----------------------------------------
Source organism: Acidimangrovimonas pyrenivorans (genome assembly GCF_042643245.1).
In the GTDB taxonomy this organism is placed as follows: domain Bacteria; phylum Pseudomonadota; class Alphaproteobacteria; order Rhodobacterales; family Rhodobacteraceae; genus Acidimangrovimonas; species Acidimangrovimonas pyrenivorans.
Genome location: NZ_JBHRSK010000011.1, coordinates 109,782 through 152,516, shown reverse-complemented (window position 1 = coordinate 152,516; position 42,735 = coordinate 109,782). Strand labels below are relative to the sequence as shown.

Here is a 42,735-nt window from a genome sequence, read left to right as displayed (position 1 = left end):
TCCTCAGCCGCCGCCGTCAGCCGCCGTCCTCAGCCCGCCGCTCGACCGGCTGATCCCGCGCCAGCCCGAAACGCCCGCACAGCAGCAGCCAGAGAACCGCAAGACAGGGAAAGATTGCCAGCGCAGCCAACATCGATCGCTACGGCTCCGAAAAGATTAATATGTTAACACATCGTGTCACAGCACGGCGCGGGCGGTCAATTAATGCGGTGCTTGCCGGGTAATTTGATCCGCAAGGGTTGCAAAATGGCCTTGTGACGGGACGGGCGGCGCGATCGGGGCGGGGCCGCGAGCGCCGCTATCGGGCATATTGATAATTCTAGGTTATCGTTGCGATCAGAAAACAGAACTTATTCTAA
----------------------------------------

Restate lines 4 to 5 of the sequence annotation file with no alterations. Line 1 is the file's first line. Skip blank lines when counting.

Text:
Here is a 42,735-nt window from a genome sequence, read left to right as displayed (position 1 = left end):
TCCTCAGCCGCCGCCGTCAGCCGCCGTCCTCAGCCCGCCGCTCGACCGGCTGATCCCGCGCCAGCCCGAAACGCCCGCACAGCAGCAGCCAGAGAACCGCAAGACAGGGAAAGATTGCCAGCGCAGCCAACATCGATCGCTACGGCTCCGAAAAGATTAATATGTTAACACATCGTGTCACAGCACGGCGCGGGCGGTCAATTAATGCGGTGCTTGCCGGGTAATTTGATCCGCAAGGGTTGCAAAATGGCCTTGTGACGGGACGGGCGGCGCGATCGGGGCGGGGCCGCGAGCGCCGCTATCGGGCATATTGATAATTCTAGGTTATCGTTGCGATCAGAAAACAGAACTTATTCTAA